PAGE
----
Five Simple Steps To Organizing Your Storage Unit

Packing up and moving your household can be an overwhelming task.  And it's one that most of us will do at least once in our lives.  For example, the American Moving and Storage Industry estimated that more than 40 million people moved their household in 2013.  That's a lot of stuff to organize and keep track of! 

Even aside from the work involved in packing and unpacking, there are special considerations if you need to use a storage unit during part of your move.  Failing to plan now - before loading anything into storage - will result in waste of time and energy later. 

There are five steps to success with organizing your storage area.  What are they?

  1. Size.  Consider a unit slightly larger than your needs.  The reason?  Leave room for a walkway or walking paths.  There's a good chance that you'll need to get at least one thing out of that unit during your storage time.  Plan ahead to be rummaging around inside the unit at least once. 
  2. Planning.  Think about your storage space before moving a single box.  Don't be afraid to sketch out your storage plan or mark off a space the size of your storage unit in the yard or inside your current home.
  3. Pallets.  Think pallets and plastic tarps for protection.  Many storage units are unheated and if you're in an area prone to big temperature changes, this can cause leakage.  Improperly-filled boxes or packed liquids can break during storage, damaging things around and below them.  Pallets provide protection from the ground and plastic provides protection from neighboring items.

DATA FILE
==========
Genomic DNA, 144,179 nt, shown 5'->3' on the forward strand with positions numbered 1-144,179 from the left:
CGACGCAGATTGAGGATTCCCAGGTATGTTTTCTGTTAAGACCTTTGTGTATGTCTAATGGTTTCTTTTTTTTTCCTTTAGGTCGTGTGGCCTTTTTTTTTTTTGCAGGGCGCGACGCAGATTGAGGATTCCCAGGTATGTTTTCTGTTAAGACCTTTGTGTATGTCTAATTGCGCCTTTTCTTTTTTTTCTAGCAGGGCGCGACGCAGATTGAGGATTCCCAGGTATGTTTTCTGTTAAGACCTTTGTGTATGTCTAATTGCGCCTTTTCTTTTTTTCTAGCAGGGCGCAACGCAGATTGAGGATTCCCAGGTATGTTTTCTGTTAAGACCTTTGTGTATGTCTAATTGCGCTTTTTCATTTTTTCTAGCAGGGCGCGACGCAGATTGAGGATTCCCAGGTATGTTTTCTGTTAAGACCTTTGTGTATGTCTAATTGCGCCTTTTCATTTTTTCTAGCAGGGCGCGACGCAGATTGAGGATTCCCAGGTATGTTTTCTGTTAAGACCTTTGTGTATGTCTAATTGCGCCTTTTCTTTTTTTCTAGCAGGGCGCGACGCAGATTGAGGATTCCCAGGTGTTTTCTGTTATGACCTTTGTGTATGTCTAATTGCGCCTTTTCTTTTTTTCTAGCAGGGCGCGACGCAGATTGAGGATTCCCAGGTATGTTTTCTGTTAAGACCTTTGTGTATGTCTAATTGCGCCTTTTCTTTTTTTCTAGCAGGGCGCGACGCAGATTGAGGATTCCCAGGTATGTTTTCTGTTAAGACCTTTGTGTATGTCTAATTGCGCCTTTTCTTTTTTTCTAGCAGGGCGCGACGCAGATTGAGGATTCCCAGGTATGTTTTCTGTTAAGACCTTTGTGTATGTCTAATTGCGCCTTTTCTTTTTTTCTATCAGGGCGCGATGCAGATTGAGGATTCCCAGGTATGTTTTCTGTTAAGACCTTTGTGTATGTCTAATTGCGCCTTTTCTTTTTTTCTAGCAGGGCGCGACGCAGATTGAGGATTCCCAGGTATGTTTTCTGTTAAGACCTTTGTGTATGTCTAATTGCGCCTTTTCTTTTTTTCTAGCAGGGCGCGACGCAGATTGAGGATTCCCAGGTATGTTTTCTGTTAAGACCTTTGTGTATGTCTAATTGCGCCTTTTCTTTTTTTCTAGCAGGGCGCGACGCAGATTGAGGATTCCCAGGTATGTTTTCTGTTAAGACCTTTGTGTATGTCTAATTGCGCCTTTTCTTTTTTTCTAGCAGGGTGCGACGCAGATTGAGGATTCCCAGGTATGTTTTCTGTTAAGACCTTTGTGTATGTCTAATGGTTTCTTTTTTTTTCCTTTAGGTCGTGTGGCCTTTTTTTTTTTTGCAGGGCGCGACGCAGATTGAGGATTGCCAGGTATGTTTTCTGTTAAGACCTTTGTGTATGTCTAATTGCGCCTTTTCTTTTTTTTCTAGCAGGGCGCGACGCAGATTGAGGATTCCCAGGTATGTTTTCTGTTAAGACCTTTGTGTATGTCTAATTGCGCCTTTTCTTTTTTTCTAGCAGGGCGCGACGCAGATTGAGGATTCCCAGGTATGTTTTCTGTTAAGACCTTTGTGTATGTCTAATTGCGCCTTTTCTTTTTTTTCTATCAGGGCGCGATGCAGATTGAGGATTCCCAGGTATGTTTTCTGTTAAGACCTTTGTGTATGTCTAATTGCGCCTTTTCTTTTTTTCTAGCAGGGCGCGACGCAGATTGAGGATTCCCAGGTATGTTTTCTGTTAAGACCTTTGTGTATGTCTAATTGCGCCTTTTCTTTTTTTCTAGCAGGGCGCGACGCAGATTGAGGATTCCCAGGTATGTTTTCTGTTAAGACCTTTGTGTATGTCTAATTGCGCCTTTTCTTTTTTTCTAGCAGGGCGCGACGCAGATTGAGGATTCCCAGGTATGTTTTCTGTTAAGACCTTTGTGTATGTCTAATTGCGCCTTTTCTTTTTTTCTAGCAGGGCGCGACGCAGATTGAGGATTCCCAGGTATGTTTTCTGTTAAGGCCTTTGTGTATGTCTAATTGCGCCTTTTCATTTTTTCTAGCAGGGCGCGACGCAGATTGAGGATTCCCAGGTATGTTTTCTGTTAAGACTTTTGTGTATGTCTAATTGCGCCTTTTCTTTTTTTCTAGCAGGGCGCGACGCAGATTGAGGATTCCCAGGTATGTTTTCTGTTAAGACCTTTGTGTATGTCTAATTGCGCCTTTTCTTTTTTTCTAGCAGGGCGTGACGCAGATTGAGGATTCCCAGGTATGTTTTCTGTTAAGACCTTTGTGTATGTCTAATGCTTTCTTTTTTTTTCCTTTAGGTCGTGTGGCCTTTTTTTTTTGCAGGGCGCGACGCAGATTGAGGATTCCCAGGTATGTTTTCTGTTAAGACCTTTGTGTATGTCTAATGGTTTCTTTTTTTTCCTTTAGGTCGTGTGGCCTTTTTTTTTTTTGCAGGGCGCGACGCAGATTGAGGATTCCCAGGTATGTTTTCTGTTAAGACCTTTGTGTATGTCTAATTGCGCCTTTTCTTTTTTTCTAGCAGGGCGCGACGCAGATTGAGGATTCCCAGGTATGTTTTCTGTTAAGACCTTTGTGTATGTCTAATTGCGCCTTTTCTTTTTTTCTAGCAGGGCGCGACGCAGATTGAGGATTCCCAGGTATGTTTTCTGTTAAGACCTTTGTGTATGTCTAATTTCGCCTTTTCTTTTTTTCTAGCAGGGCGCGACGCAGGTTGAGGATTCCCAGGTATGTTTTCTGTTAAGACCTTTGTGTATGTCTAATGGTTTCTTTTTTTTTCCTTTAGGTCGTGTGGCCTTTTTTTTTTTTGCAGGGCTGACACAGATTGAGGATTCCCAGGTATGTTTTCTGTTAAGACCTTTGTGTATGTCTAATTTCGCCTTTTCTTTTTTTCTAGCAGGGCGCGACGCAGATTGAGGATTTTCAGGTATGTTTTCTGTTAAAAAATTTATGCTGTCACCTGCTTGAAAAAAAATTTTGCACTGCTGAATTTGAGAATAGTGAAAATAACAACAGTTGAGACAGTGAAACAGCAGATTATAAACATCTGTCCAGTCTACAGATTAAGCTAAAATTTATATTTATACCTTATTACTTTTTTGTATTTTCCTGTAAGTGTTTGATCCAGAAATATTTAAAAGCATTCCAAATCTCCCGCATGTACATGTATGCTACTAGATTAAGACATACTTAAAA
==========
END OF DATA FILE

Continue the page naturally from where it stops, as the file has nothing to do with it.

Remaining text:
4. Labels.  Mark boxes as you fill them, always in the same place on multiple sides of the box.  Make sure one of the labels faces any walking space you've set up inside your unit.  For the best result, don't write directly on the box; instead, use plain white labels from an office supply store.  Blog Thrifty Fun suggests going even further by color coding boxes for different rooms.  You can easily color-code boxes with price tags or stickers available at any dollar store. 
  5. Inventory.  If you're ever going to find anything in your storage unit again, it's vital to know what's going in there as you fill it.  Write it down.  Make a copy for your records and hang one inventory copy near the door.  To prepare for the possibility of filing an insurance claim for any disaster, reminds you to make sure you take photos of items that are particularly valuable and to be specific in descriptions.    

There's an art and a science to organizing your storage area.  While you certainly can just throw your stuff inside and close the door, you may regret it when you open the door again.  Avoid the pain later by spending a few extra moments at each of these five steps. 

If you're looking for a great place to store your stuff, check out American Storage.